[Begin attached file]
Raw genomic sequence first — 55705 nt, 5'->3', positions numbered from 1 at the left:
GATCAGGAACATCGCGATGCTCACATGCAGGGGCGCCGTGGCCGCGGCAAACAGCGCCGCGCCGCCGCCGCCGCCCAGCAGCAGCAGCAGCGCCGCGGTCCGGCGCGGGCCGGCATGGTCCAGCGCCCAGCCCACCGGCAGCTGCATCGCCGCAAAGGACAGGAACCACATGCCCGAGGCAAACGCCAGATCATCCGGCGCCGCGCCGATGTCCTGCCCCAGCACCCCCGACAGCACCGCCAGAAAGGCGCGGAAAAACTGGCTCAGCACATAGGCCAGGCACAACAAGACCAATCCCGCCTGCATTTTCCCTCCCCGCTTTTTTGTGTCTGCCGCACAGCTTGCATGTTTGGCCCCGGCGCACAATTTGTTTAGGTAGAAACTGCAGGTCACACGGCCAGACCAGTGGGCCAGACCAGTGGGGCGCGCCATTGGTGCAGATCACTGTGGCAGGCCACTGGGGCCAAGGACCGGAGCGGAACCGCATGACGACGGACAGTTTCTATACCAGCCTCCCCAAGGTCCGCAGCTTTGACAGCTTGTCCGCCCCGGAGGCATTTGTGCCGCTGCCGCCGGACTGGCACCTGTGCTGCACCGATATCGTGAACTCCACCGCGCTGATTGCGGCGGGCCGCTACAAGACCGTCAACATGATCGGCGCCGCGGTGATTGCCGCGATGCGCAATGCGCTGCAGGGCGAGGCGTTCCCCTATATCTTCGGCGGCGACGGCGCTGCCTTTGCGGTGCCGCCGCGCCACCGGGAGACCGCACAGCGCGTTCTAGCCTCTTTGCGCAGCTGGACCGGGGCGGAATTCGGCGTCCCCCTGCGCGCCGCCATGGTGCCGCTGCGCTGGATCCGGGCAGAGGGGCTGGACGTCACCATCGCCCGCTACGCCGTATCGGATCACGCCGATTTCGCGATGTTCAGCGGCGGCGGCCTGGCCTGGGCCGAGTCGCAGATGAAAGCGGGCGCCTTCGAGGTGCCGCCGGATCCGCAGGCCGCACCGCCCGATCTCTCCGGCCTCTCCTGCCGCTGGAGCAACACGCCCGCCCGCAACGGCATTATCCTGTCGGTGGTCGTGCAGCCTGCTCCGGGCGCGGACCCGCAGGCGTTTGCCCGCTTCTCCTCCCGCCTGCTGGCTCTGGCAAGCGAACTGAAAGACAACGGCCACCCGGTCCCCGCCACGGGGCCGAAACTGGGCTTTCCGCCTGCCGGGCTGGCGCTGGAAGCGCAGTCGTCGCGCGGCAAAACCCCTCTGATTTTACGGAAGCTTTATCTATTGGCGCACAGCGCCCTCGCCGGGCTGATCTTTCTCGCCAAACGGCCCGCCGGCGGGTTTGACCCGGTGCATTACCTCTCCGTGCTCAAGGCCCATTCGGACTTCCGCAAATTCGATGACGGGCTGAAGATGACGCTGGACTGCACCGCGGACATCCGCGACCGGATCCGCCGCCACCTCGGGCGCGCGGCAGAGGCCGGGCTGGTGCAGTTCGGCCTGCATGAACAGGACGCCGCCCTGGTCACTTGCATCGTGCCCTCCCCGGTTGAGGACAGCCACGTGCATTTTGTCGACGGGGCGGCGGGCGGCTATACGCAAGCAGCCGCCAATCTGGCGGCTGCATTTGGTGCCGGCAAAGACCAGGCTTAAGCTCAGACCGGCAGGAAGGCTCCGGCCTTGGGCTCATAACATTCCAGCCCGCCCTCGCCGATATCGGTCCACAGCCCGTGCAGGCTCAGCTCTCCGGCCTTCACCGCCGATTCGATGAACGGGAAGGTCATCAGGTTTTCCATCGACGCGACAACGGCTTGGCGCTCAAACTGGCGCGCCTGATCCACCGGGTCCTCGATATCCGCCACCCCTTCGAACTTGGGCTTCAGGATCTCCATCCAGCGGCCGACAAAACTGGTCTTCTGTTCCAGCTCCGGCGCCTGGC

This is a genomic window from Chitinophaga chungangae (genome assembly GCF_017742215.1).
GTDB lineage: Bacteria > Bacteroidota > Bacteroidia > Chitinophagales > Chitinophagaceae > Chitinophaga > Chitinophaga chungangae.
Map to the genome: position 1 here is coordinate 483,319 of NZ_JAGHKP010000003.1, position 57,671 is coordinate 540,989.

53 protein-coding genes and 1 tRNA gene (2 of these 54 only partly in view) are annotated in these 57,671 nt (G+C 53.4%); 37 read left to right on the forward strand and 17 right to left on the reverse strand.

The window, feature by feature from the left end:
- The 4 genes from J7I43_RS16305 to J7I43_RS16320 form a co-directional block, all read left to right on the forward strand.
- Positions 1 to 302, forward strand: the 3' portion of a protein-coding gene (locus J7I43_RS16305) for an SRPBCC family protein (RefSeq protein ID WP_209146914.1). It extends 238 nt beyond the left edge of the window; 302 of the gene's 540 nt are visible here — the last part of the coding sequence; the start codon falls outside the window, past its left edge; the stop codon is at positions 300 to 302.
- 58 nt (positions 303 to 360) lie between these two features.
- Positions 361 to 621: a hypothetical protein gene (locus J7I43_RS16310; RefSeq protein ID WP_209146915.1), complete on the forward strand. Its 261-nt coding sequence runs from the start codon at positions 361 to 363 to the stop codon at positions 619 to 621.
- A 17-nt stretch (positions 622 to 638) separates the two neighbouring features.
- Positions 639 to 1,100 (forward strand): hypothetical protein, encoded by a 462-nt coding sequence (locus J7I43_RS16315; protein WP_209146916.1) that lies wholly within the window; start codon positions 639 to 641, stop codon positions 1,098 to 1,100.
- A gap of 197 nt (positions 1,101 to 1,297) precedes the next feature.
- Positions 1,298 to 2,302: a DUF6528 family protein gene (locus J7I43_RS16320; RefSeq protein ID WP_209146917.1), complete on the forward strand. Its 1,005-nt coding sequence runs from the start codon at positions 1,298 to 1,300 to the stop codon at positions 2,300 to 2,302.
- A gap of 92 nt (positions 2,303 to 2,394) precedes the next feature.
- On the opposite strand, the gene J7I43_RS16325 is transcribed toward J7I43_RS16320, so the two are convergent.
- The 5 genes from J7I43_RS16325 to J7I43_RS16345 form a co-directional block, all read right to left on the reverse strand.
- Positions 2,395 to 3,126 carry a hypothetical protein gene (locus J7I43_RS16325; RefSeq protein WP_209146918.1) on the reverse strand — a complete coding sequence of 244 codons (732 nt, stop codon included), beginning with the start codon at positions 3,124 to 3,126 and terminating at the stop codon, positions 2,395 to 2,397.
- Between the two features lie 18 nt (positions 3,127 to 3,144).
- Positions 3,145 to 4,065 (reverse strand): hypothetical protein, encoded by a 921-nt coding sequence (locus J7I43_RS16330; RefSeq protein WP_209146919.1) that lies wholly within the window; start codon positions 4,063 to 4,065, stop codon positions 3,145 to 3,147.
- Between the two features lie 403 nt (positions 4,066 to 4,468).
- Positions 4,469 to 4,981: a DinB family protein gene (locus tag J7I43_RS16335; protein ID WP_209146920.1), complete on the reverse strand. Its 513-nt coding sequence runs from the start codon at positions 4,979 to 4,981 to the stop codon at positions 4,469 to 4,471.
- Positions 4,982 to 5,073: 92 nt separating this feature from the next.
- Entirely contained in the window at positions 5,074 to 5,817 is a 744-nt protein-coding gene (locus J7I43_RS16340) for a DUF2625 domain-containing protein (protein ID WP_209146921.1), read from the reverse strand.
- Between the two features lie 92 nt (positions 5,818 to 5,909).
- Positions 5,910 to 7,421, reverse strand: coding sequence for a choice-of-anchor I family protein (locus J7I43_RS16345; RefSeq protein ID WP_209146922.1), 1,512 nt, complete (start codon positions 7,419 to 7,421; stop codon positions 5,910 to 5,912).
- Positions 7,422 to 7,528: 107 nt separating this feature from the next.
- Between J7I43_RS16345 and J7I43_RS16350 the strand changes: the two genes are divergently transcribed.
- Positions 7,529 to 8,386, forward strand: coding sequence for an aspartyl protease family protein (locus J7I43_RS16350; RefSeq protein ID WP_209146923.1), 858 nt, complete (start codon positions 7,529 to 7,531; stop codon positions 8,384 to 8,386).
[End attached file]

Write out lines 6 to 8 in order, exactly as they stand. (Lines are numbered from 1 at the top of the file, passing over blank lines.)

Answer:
53 protein-coding genes and 1 tRNA gene (2 of these 54 only partly in view) are annotated in these 57,671 nt (G+C 53.4%); 37 read left to right on the forward strand and 17 right to left on the reverse strand.

The window, feature by feature from the left end:
- The 4 genes from J7I43_RS16305 to J7I43_RS16320 form a co-directional block, all read left to right on the forward strand.